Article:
All of these things may be treated, conceptually and linguistically as if they were intact, distict entities, but actually they are not. Even Buddhist masters have to act in this way according to convention in order to conceptualise and communicate. The important thing is not to beleive in the absolute existence of these entities. All entities have merely a provisional existence. Even Buddhahood.

Buddhism is not based on metaphysical speculation but on observation of phenomenal reality - that which actually exists.

Buddhism is about non-duality - not just as a method imbedded within a scheme which is itself dualistic, not as a method to travel from Samsara to Nirvana - but as a realisation of the true nature of how things actually are, in the first place. Neither self not non-self, neither Buddha Nature nor no Buddha Nature. The non-duality of Buddhahood is not an entity, it is not something which exists in any way distinctly from ordinary existence (we make the distinction); it is not something that comes into being and not something that dies, it is neither self nor nonself, neither negation nor affirmation, it is the way things actually are already.

Buddhahood is acheived by recognising that one's self (or more accurately the distinction between self and other) is provisional and conventional. To realise that the duality between self and nonself is constructed is to realise that all things are inseparable from self-nature ('all is self') and to realise that there is no self('all is nonself') simultaneously. Traces of self/nonself may remain in the realisation or in the articulation of course which is why enlightenment may appear coloured one way or the other. Enlightenment is complete when this subtle 'framing' of reality disappears - when not a trace of anatta or self or Buddha Nature or even Enlightenment remains. In theistic terms it is the simultaneous death and realisation of God (Brahma, whatever); the one and the all are the same; the ultimate distinction betwen subject and object collapses. Yet everything is ordinary, as it always was.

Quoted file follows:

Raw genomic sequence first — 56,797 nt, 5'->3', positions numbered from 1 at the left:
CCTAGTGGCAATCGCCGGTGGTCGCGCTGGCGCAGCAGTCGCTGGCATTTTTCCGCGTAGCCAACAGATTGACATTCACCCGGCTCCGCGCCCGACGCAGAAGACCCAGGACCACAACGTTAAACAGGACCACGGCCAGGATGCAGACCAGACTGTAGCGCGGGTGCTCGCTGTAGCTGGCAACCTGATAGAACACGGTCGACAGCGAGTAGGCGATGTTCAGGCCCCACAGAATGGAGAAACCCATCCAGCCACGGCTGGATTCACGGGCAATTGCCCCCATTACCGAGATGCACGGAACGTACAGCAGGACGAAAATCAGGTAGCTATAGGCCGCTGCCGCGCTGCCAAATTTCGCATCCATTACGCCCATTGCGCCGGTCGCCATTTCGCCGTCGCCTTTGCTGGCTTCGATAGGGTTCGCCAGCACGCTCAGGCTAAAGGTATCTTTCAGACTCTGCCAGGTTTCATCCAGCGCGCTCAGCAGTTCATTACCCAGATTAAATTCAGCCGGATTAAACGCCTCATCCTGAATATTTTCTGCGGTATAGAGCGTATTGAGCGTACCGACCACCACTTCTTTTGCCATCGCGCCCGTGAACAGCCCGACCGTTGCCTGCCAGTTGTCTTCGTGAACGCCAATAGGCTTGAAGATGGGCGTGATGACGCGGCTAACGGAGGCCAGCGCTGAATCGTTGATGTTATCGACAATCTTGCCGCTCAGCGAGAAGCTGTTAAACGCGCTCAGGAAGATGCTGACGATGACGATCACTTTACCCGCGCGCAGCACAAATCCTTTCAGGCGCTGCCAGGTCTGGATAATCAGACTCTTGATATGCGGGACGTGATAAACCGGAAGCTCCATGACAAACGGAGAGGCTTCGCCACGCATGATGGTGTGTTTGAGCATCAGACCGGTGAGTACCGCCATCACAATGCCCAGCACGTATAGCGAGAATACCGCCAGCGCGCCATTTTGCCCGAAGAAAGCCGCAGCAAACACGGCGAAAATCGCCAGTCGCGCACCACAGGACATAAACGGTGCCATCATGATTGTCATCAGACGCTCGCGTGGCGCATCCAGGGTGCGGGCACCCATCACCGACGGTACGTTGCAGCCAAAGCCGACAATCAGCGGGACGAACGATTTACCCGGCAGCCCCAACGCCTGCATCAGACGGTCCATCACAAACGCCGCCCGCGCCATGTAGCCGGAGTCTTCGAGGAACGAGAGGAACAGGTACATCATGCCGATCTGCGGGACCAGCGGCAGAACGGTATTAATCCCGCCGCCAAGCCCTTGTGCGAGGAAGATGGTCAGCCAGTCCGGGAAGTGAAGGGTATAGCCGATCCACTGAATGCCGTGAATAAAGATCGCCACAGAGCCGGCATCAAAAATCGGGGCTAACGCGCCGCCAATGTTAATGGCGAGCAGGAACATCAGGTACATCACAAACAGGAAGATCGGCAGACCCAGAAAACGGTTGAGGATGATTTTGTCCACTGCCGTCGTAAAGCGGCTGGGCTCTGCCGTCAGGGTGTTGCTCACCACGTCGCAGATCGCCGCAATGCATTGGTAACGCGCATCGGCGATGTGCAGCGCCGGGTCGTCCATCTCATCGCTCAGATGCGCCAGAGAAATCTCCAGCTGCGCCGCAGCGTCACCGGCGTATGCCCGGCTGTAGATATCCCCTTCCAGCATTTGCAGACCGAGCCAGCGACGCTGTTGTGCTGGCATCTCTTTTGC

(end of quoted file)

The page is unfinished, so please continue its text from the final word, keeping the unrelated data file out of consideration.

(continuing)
That's my understanding anyway. This is Mumon's comment on Joshu's Dog:

To realize Zen one has to pass through the barrier of the patriarchs. Enlightenment always comes after the road to thinking is blocked. If you do not pass the barrier of the patriarchs or if your thinking road is not blocked, whatever you think, whatever you do, is like a tangling ghost.

You may ask: What is a barrier of a patriarch? This one word, Mu, is it. This is the barrier of Zen. If you pass through it you will see Joshu face to face. Then you can work hand in hand with the whole line of patriarchs. Is this not a pleasant thing to do?

If you want to pass this barrier, you must work through every bone in your body, through every pore in your skin, filled with this question: What is Mu? and carry it day and night. Do not believe it is the common negative symbol meaning nothing. It is not nothingness, the opposite of existence. If you really want to pass this barrier, you should feel like drinking a hot iron ball that you can neither swallow nor spit out.

Then your previous lesser knowledge disappears. As a fruit ripening in season, you subjectivity and objectivity naturally become one. It is like a dumb man who has had a dream. He knows about it but he cannot tell it. When he enters this condition his ego-shell is crushed and he can shake the heaven and move the earth. He is like a great warrior with a sharp sword. If a Buddha stands in his way, he will cut him down; if a patriarch offers him any obstacle, he will kill him; and he will be free in his way of birth and death. He can enter any world as if it were his own playground.

I will tell you how to do this with this koan: Just concentrate your whole energy into this Mu, and do not allow any discontinuation. When you enter this Mu and there is no discontinuation, your attainment will be as a candle burning and illuminating the whole universe.

Has a dog Buddha-nature?
This is the most serious question of all.
If you say yes or no,
You lose your own Buddha-nature."